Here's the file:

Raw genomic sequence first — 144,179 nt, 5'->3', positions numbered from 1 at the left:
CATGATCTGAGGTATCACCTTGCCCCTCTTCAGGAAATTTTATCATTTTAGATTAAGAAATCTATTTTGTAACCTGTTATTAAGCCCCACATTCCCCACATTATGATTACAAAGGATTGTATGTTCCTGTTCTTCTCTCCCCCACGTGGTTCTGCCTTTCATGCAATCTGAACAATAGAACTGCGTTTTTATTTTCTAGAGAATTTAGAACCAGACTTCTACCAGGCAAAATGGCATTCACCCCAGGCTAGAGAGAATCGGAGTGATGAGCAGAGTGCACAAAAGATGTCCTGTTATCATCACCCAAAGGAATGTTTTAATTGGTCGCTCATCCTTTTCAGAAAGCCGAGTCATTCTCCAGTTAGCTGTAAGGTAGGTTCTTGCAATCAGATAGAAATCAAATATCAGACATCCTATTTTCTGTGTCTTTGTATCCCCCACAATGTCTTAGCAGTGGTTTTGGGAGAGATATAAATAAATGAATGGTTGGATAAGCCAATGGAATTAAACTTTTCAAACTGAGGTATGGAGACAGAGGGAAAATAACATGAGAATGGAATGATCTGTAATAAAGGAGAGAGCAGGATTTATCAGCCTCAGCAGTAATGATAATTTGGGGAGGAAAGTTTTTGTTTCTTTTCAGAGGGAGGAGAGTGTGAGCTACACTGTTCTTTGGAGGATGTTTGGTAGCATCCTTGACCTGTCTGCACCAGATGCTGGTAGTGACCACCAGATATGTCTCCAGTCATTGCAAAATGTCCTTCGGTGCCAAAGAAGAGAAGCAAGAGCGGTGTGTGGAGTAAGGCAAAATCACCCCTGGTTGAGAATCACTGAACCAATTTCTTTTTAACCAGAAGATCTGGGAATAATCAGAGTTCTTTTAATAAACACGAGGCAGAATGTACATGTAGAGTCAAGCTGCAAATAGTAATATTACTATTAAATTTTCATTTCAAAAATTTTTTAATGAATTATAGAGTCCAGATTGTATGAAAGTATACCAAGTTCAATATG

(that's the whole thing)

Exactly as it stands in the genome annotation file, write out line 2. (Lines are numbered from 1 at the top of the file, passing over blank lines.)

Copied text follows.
CATGATCTGAGGTATCACCTTGCCCCTCTTCAGGAAATTTTATCATTTTAGATTAAGAAATCTATTTTGTAACCTGTTATTAAGCCCCACATTCCCCACATTATGATTACAAAGGATTGTATGTTCCTGTTCTTCTCTCCCCCACGTGGTTCTGCCTTTCATGCAATCTGAACAATAGAACTGCGTTTTTATTTTCTAGAGAATTTAGAACCAGACTTCTACCAGGCAAAATGGCATTCACCCCAGGCTAGAGAGAATCGGAGTGATGAGCAGAGTGCACAAAAGATGTCCTGTTATCATCACCCAAAGGAATGTTTTAATTGGTCGCTCATCCTTTTCAGAAAGCCGAGTCATTCTCCAGTTAGCTGTAAGGTAGGTTCTTGCAATCAGATAGAAATCAAATATCAGACATCCTATTTTCTGTGTCTTTGTATCCCCCACAATGTCTTAGCAGTGGTTTTGGGAGAGATATAAATAAATGAATGGTTGGATAAGCCAATGGAATTAAACTTTTCAAACTGAGGTATGGAGACAGAGGGAAAATAACATGAGAATGGAATGATCTGTAATAAAGGAGAGAGCAGGATTTATCAGCCTCAGCAGTAATGATAATTTGGGGAGGAAAGTTTTTGTTTCTTTTCAGAGGGAGGAGAGTGTGAGCTACACTGTTCTTTGGAGGATGTTTGGTAGCATCCTTGACCTGTCTGCACCAGATGCTGGTAGTGACCACCAGATATGTCTCCAGTCATTGCAAAATGTCCTTCGGTGCCAAAGAAGAGAAGCAAGAGCGGTGTGTGGAGTAAGGCAAAATCACCCCTGGTTGAGAATCACTGAACCAATTTCTTTTTAACCAGAAGATCTGGGAATAATCAGAGTTCTTTTAATAAACACGAGGCAGAATGTACATGTAGAGTCAAGCTGCAAATAGTAATATTACTATTAAATTTTCATTTCAAAAATTTTTTAATGAATTATAGAGTCCAGATTGTATGAAAGTATACCAAGTTCAATATG